Date of Award

2002

Document Type

Dissertation

Degree Name

Doctor of Philosophy

School

Seventh-day Adventist Theological Seminary

Program

Religion, Old Testament Studies PhD

First Advisor

Randall W. Younker

Second Advisor

David Merling

Third Advisor

Oystein S. LaBianca

Abstract

The problem. Greenberg has recently stated that isolating temporal ceramic indicators for the Early Bronze II-III periods is "one of the thorniest issues in the archaeology of Palestine" (2000: 183). Part of theproblem stems from the homogenous nature of ceramic assemblages from Early Bronze Age Palestine; part of it stems from a continued lack of published information. Both of these issues are addressed by this study. Excavations at Tell Ta`annek between 1963 and 1967 unearthed the remains of a multi-period site, including the residues of an Early Bronze II-III fortified settlement. It is purposed here to isolate that portion of the site in the collected records and residues in order to produce a ceramic sample that is stratigraphically derived. From this sample, inferences may be drawn concerning chronology, technology, and trade.

Method. On the basis of data drawn from field records, a relative chronology of the settlement was built by square and locus. This sequence was tested by the retrieval and analysis of saved ceramic sherds. Index forms forced alterations in the sequence, that, in turn, prompted additional stratigraphic work. This cycle produced approximately 400 isolated loci and a working sample of some 2,000 sherds. This assemblage was then analyzed internally, in typological and technological terms, and externally, through comparison with other published assemblages from North Palestine.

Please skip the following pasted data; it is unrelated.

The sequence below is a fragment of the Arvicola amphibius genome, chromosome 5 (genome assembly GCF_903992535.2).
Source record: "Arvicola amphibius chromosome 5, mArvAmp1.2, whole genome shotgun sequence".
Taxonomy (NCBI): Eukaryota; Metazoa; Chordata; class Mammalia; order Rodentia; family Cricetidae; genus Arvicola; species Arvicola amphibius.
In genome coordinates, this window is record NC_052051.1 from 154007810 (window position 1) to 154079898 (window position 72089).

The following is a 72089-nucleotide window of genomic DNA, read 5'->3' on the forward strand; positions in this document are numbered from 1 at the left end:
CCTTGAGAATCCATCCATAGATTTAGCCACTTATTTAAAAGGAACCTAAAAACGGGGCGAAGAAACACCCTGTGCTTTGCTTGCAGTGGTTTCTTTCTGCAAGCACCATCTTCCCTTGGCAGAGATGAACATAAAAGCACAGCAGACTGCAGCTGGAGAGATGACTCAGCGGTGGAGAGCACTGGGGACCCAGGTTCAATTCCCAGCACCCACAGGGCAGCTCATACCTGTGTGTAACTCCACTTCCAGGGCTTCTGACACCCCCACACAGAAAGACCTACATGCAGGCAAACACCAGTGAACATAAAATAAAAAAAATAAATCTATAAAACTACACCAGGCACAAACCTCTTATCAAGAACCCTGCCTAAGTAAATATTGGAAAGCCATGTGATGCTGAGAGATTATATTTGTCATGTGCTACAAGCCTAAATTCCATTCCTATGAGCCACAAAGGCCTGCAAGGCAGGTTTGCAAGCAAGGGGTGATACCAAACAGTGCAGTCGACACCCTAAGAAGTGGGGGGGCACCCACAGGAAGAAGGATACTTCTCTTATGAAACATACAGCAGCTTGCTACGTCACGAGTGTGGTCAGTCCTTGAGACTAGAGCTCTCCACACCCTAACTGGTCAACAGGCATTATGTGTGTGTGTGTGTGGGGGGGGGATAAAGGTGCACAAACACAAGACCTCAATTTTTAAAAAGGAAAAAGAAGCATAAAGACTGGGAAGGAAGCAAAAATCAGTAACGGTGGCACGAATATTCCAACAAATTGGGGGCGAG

Results. Deposition from Tell Ta`annek suggests three distinct Early Bronze Age strata and a corresponding ceramic sequence stretching from EB I (Stratum 1), through EB II (Stratum 2), and early EB III (Stratum 3). While the presence of fortification and destruction debris is indicative of destabilization and armed conflict, the ceramic record of "Common Ware" is stable and fairly homogenous, interrupted only by the presence of Metallic Ware and Khirbet Kerak Ware.

Conclusion. Using Metallic Ware and Khirbet Kerak Ware as reference points, select "Common Ware" features may be isolated. These contribute to a growing set of knowledge that offers promise for isolating temporal ceramic indicators for the Early Bronze II-III periods. In addition, it is suggested that most residents of Tell Ta`annek were removed from--or resistant to--"imported" potting traditions that left a powerful imprint elsewhere in North Palestine. A preference for local wares over more expensive or exotic forms underlines a rural conservatism that is consistent with the site's location.

Subject Area

Bronze age--Palestine, Ceramics--Palestine, Taanach (Extinct city)--Antiquities, Tell Taʻannek, Palestine--Antiquities

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